Capitol commentary: The Korean War – continued

By Fred Benson

The United States has been in a state of war with North Korea for 67 years. There was no formal end to the Korean War in 1953 but, rather, an armistice relationship that has waxed and waned in turbulence over the years. During a particularly dangerous period, 1966-69, 43 American, 299 South Korean and 397 North Korean soldiers died in firefights.

Provocative, irresponsible and mostly unrealistic statements have been emanating from North Korean leaders over these seven decades. The carefully worded U.S. response on each occasion was based on the assumption that these threats were intended to bring notice that North Korea sees itself as an entity important on the world stage but did not pose imminent danger to our national security.

This time, however, is different, as the United States has chosen to respond to these threats in kind. President Trump recently stated that “North Korea is looking for trouble. If China decides to help, that would be great. If not, we will solve the problem without them.”

On his recent visit to the Korean Demilitarized Zone (DMZ,) Vice President Pence put a finer point on the U.S. position, warning that “Washington’s era of strategic patience toward the North has ended,” a comment seen widely as a thinly veiled threat to conduct a preemptive strike on North Korea should they not suspend their nuclear missile development program.

North Korea reacted quickly, claiming that they will launch a “super-mighty preemptive strike against the United States designed to completely and immediately wipe out not only U.S. imperialists’ invasion forces in South Korea and its surrounding areas but the U.S. mainland and reduce them to ashes.” Further, they are threatening to sink the U.S. aircaft carrier on station in the region.

Reduced to simple terms, these competing threats of preemptive attack widen the possibility of a careless statement or act triggering enormous loss of life in South and North Korea, Japan and U.S. forces operating in the region. If American leaders become convinced that North Korea will conduct another nuclear test, and, as stated by Pence, “all options are on the table,” the U.S. may decide that it has no recourse but to “take out” those testing facilities.

If we were to do so, North Korea could respond with devastating attacks on Seoul, where more than 25 million residents live within range of thousands of North Korean artillery pieces deployed along the two-mile-wide DMZ separating the two countries. Simulations of a large-scale artillery attack by the North resulted in a prediction that 100,000 people in Seoul would die in the first few days alone. Another analysis noted that a single volley of North Korean artillery could deliver “over 350 metric tons of explosives, roughly the same amount of ordnance dropped by 11 B-52 bombers.”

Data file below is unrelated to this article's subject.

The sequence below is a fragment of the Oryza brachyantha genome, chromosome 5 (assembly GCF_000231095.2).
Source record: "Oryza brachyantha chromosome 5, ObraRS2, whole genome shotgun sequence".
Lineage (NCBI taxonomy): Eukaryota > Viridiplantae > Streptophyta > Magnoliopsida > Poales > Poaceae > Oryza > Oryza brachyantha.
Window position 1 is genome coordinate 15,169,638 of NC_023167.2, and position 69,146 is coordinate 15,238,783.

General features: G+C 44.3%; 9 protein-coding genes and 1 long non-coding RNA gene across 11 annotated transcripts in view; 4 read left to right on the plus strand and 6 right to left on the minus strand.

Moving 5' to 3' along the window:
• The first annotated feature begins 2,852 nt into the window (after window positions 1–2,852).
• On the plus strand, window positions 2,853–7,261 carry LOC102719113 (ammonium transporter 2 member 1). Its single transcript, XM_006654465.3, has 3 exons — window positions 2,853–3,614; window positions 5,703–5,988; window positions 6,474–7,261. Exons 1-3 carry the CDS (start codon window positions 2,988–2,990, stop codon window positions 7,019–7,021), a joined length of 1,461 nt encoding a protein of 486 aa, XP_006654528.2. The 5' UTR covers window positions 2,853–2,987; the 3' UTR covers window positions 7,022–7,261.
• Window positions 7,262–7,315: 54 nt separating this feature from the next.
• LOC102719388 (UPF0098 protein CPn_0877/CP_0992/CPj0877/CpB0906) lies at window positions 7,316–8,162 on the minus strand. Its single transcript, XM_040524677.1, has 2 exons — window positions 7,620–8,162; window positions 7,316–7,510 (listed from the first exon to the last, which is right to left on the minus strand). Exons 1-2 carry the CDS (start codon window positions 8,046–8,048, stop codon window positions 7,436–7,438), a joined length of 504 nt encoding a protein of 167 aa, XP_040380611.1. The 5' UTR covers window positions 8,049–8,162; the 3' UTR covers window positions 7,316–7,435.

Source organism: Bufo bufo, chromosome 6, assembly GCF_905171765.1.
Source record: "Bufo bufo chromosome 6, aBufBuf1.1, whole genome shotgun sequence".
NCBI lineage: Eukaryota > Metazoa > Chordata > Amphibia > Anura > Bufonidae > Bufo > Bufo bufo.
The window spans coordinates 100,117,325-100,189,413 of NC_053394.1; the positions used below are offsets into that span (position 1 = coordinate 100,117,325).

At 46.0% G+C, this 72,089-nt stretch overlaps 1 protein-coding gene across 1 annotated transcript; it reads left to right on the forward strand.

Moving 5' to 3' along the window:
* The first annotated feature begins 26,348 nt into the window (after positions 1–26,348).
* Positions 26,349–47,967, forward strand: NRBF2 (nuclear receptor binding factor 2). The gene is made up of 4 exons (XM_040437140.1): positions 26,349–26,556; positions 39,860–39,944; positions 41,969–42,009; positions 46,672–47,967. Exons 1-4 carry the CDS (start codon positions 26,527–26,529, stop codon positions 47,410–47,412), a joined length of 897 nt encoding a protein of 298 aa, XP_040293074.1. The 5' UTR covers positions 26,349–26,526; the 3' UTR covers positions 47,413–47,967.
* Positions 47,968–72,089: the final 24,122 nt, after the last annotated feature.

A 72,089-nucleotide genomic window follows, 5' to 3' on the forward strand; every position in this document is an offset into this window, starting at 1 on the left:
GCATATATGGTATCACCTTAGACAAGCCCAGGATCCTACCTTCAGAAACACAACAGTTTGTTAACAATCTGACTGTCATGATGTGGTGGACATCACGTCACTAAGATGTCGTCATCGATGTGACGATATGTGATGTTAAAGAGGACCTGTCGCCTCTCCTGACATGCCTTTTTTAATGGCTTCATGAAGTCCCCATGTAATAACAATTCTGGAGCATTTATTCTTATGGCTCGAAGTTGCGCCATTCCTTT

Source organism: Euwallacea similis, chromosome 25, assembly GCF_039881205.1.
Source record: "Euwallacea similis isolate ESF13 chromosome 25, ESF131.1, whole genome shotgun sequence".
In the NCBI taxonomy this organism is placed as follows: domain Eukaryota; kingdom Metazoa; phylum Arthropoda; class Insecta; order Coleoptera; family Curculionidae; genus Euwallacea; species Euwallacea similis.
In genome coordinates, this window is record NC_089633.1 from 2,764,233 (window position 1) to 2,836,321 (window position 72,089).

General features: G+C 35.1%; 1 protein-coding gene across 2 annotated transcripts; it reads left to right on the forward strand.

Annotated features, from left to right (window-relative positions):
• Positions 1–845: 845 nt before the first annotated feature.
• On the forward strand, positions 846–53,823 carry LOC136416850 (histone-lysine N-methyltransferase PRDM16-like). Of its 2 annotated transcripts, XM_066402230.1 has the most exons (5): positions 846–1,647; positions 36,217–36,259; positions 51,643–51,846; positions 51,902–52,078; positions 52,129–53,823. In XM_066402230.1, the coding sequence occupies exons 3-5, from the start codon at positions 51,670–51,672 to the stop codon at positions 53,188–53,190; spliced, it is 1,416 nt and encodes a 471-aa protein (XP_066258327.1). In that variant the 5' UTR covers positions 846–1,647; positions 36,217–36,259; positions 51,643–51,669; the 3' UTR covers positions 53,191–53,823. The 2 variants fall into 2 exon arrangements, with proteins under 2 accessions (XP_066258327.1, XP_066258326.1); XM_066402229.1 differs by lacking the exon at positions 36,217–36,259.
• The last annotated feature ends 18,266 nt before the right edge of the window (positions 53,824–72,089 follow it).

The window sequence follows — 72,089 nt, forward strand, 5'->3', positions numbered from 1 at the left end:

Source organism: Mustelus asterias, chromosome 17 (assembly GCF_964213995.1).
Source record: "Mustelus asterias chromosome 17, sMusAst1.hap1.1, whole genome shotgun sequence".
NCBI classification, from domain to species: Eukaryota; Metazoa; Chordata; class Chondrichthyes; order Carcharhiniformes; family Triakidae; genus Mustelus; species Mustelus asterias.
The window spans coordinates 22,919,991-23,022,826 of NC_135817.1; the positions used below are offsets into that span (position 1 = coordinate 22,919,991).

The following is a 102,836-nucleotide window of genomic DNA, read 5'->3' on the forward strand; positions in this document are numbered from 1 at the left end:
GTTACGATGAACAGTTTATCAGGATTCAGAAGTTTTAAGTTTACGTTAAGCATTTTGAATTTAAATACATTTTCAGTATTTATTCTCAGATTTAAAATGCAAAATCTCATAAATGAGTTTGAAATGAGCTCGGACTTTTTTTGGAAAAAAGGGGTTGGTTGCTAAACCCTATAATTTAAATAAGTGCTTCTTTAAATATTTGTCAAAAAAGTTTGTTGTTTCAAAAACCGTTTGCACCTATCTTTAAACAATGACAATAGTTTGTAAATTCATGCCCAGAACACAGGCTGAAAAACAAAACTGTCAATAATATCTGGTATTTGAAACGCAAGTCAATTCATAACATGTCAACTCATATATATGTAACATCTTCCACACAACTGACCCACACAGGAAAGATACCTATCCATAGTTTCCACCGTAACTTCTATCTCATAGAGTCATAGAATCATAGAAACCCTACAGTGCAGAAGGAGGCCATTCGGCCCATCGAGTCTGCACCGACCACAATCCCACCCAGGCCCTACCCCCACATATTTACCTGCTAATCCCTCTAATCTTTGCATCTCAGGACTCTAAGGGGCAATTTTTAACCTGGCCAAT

Further, North Korea is thought to have more than 2,000 metric tons of chemical weapons, including sarin and VX nerve agents, which could be delivered by artillery and short- or mid-range rockets to South Korea and Japan, countries where thousands of U.S. military personnel are stationed.

But the real heart of the matter is whether or not North Korea, as they often claim, will have the capability to join a miniaturized nuclear warhead with a long-range ballistic missile that could reach the United States within the next five years.

While Trump has firmly stated that “under no circumstances will North Korea be allowed to develop that capability,” delivering on that guarantee requires choosing from extremely difficult options. Doing nothing is not viable as it would permit the North to continue on its weapons development track.

Launching a large-scale joint military option to destroy North Korea’s nuclear testing sites and ballistic missile storage facilities could lead to a widespread regional war with devastating consequences. Using cyber weapons to damage or destroy North Korea’s nuclear test equipment is an option that may be short-lived at best and only accelerate the North’s missile efforts.

The most attractive course of action is to convince China to force North Korea into suspending its nuclear development program by threatening reductions in the supplies and material the Chinese currently provide. Trump deserves credit for making this case directly to President Xi, but there remains concern that China might be neither willing nor able to fully achieve that result. Even with those limitations, it appears to be the best and safest course of action available at present.

With the possibility that North Korea will conduct another nuclear test this week on the upcoming 85th anniversary of its military, we are entering a very tense and challenging time. As this article is being written, members of the U.N. Security Council are headed to Washington to meet with Trump at the White House – a first such venture for that body – to discuss next steps.

The most frightening part of this brinksmanship scenario is that the U.S. and North Korea are led by two men whose judgment and governmental acumen are questionable. North Korean President Kim is a brutal tyrant who has allegedly arranged the murders of his uncle, his half-brother and many other family members standing in his way to consolidate power.

And Trump is, well, Trump. The only real governors on the U.S. presidential war engine are Secretary of Defense Jim Mattis and National Security Advisor H.R. McMaster. Based on what I have heard from many who know these retired military officers well, they are the best in the business, an assessment that may be tested all too soon.

Fred Benson is a resident of Mount Desert and publishes Capitol Commentary, an independent political newsletter. He is a retired Army colonel whose last combat tour was commanding a U.S. infantry battalion on the Korean DMZ.


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